64/128 Price: £19.95 disk
Amiga Price: £24.95
The story starts at 5 am on a Saturday morning in June 1887. Through the swirling fog, the door to 221b Baker Street can be just discerned by the light from a nearby gas lamp. Holmes’ landlady, Mrs Hudson, has called you. She is worried – Holmes has become withdrawn and looks ill. He refuses to eat. Downstairs is an important visitor, who refuses to go away. Equally adamant is Holmes, who refuses to see him.
Needless to say, you are Doctor Watson, and your first task is to snap your old friend out of his depression, for only then will the visitor be able to convey his message, and the game proper to commence. The Crown Jewels have been stolen, and Holmes is charged with the task of finding and returning them by Monday – Coronation Day.
The thief, suspecting that Holmes will be called in to solve the case, has left a note at the scene of the crime, containing cryptic verses that lead to a trail for Holmes to follow. Holmes deduces that he must know the way the great detective’s mind works, and has laid a trap. To fool him, another mind is needed to follow the trail – and so to avoid playing into the criminal’s hands, it is you who will conduct the investigation. Sherlock will accompany you, and be on hand to offer help and advice should you need it.
What follows is a quest to find and recover all the jewels, which have been cunningly hidden around London, and to apprehend the thief. Finding the gems is one thing – actually getting your hands on them can be another problem altogether!
Here is a tourists guide London. Along the way you will visit many of its historic sights. Westminster Abbey, for example, is there in great detail, and you can view many of the tombs of famous people buried there. Much of the text is irrelevant to the mystery itself, but is interesting enough in its own right. Did you know, for example, that a ‘growler’ was a four wheeled horse drawn cab? And that a hansom was a lighter vehicle, with only two wheels? I did not, but it proved worthwhile to consult dictionary and encyclopaedia on a number of occasions – if only to check up on the American account of things! But were there really crowds of tourists in London in the 1880s? Sherlock has its links with past Infocom games. The Nanny’s are out in force in Kensington Gardens, and a pair of cotton balls prove really useful in getting one of the gems!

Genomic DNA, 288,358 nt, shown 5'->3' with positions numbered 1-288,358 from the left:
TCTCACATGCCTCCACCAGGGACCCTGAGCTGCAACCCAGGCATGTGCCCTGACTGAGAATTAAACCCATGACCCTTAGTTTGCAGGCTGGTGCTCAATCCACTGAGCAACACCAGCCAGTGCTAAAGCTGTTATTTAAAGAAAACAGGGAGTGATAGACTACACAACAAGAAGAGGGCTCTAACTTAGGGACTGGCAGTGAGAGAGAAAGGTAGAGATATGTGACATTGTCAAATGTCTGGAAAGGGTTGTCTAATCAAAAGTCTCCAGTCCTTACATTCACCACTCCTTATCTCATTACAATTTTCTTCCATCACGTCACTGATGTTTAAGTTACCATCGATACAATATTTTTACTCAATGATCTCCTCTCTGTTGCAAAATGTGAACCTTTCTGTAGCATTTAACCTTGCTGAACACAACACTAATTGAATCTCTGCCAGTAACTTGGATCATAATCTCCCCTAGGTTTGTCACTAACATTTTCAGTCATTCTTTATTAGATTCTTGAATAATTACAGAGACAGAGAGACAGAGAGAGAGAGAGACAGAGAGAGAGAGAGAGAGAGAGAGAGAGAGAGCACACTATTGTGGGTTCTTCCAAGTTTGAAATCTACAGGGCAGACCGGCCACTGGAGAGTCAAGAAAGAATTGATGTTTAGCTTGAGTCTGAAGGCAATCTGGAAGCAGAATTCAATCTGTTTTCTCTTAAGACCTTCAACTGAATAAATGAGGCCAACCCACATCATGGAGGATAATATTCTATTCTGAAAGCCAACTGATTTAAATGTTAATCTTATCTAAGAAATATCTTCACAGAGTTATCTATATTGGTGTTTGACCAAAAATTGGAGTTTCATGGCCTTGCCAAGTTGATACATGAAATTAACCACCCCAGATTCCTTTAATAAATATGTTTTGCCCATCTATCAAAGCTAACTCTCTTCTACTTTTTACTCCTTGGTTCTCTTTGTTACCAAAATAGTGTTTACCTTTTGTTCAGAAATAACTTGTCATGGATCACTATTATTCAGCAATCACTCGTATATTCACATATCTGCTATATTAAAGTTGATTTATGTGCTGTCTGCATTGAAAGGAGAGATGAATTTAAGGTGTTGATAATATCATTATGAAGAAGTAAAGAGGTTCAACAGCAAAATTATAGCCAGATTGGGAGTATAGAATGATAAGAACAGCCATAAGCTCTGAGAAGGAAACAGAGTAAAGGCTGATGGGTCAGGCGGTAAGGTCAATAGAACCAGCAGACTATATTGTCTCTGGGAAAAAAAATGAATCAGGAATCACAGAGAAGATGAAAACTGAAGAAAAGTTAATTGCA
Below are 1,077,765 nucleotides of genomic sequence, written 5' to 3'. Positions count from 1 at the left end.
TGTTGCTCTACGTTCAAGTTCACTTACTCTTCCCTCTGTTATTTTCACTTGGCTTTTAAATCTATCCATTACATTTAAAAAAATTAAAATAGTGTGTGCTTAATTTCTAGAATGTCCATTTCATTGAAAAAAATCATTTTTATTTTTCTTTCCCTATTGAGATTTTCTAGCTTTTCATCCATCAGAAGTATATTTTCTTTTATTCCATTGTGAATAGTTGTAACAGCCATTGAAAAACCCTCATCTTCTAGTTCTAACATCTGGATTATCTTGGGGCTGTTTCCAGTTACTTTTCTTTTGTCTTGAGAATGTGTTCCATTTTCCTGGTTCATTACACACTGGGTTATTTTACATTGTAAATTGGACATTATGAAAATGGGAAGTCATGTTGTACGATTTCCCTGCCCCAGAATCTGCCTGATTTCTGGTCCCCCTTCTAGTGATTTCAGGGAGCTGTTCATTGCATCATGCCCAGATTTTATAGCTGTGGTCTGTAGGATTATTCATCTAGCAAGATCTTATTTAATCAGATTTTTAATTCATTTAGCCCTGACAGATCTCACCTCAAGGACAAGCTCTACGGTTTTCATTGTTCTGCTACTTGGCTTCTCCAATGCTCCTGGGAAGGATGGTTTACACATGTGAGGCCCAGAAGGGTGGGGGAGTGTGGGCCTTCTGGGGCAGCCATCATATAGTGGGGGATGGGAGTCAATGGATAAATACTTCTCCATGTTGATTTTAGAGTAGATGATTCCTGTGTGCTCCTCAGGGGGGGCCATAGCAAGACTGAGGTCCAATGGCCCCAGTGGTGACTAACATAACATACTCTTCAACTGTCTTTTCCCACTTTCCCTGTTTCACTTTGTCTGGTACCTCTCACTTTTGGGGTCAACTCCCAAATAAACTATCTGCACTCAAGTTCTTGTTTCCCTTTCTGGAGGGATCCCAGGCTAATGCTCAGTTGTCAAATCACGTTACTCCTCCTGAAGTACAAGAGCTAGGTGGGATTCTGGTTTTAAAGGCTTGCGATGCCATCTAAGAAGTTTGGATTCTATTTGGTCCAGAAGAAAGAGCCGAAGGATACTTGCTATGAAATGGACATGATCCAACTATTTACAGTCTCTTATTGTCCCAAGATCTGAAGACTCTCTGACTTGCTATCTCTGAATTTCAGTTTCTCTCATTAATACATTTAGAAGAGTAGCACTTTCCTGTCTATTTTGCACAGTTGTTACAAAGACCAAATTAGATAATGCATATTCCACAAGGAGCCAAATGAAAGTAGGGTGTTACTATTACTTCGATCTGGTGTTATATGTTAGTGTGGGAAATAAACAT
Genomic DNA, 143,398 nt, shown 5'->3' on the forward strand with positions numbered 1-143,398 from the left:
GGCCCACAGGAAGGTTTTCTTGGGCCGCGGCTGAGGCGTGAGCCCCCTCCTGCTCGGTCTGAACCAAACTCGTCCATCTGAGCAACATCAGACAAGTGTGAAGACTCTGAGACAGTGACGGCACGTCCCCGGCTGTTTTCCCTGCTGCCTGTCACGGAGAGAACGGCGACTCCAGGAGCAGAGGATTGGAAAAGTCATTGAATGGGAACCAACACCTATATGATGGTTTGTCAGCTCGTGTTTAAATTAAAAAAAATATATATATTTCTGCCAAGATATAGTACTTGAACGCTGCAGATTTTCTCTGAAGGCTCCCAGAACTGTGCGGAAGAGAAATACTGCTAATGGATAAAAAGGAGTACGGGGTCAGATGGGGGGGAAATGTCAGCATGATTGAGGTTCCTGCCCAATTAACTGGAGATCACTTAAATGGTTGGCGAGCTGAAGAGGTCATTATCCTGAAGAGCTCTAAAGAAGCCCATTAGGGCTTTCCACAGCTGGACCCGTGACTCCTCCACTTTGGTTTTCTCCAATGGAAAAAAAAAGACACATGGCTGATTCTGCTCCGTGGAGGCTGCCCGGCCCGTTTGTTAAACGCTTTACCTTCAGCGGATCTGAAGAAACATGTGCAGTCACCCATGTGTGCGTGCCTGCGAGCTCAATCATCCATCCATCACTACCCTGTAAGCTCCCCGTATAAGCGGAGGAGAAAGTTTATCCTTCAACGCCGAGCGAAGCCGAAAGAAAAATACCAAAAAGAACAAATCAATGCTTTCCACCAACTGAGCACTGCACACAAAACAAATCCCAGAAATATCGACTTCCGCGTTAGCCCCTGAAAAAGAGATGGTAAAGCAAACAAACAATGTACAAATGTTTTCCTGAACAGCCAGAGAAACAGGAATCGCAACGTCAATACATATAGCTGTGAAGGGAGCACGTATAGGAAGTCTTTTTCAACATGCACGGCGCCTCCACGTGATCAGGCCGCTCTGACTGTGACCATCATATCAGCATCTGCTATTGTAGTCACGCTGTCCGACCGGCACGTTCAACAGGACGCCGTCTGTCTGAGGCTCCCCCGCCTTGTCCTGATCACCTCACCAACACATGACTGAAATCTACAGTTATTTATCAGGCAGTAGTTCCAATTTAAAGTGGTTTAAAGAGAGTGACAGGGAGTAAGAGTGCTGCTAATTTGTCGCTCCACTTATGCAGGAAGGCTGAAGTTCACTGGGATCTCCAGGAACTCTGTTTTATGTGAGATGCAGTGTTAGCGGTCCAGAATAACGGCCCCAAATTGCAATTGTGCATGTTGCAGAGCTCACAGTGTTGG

Like Nord And Bert and Border Zone, Sherlock has built-in Invisiclues. Since the adventure is not separated into chapters, there are two menu levels of clues, to make access manageable. The first classifies them by place, and each place yields its own list of clues.
A criticism I made about Border Zone was that the clue lists themselves gave clues to the game. Whilst that is still true of Sherlock, it has been mitigated slightly by the inclusion of a number of red-herring clues in the list. For example, at 221b I was intrigued by the reference on how to enter the kitchen – a room I could not seem to find. The first of the sequence of hints suggested I should look no further unless I had managed to open the trapdoor in the hall. I searched for ages – but in fact there is no trapdoor, nor a kitchen! So if you use the clues – beware! Personally, I still don’t like them.
As in Border Zone, the 64 version that I played comes on a double sided disk. This does not interfere with play, for once the disk has been inverted during the initial loading of the game, it stays that way until a restart is required. What did interfere with the game’s enjoyment on the 64, was the dreadfully sluggish responses, and the interminable grinding away of the drive while the computer chewed up my input and struggled with the disk to get hold of its output. But that is the 64 for you. At least you can run the game on it – unlike some other popular machines I could mention. Responses on the Amiga will, of course, be virtually instantaneous.
Infocom’s Sherlock is infinitely better than the bug-ridden attempt by Melbourne House some years ago. It is not played in real time, but the day and time is displayed on the screen, only ticking away at each move you make. But remember – you do have a deadline to retrieve the jewels!
Altogether, this is a mystery that conveys just about the right atmosphere for the place, time, and subject, with a good helping of general historical interest thrown in as well. I take my hat off to it. Now that is something I could recommend you to do before you get very far into the game, too!
CU Amiga, May 1988, p.87